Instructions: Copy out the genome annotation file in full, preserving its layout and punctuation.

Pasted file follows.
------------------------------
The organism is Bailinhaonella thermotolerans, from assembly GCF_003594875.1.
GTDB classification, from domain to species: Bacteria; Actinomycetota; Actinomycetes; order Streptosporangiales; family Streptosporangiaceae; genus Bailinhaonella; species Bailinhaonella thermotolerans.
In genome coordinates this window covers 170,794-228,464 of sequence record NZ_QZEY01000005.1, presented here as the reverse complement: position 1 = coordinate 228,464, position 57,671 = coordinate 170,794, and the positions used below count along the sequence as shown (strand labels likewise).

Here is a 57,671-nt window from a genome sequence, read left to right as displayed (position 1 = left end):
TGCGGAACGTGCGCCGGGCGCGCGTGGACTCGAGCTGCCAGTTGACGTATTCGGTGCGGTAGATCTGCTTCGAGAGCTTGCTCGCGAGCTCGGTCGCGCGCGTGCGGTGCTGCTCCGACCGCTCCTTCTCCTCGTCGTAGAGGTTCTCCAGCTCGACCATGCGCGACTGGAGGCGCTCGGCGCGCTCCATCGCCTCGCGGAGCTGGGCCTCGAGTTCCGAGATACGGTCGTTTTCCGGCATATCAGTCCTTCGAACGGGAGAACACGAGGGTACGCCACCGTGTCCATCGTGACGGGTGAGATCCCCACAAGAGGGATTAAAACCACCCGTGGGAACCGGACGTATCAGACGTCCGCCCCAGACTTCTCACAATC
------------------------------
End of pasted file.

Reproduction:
The organism is Bailinhaonella thermotolerans, from assembly GCF_003594875.1.
GTDB classification, from domain to species: Bacteria; Actinomycetota; Actinomycetes; order Streptosporangiales; family Streptosporangiaceae; genus Bailinhaonella; species Bailinhaonella thermotolerans.
In genome coordinates this window covers 170,794-228,464 of sequence record NZ_QZEY01000005.1, presented here as the reverse complement: position 1 = coordinate 228,464, position 57,671 = coordinate 170,794, and the positions used below count along the sequence as shown (strand labels likewise).

Here is a 57,671-nt window from a genome sequence, read left to right as displayed (position 1 = left end):
TGCGGAACGTGCGCCGGGCGCGCGTGGACTCGAGCTGCCAGTTGACGTATTCGGTGCGGTAGATCTGCTTCGAGAGCTTGCTCGCGAGCTCGGTCGCGCGCGTGCGGTGCTGCTCCGACCGCTCCTTCTCCTCGTCGTAGAGGTTCTCCAGCTCGACCATGCGCGACTGGAGGCGCTCGGCGCGCTCCATCGCCTCGCGGAGCTGGGCCTCGAGTTCCGAGATACGGTCGTTTTCCGGCATATCAGTCCTTCGAACGGGAGAACACGAGGGTACGCCACCGTGTCCATCGTGACGGGTGAGATCCCCACAAGAGGGATTAAAACCACCCGTGGGAACCGGACGTATCAGACGTCCGCCCCAGACTTCTCACAATC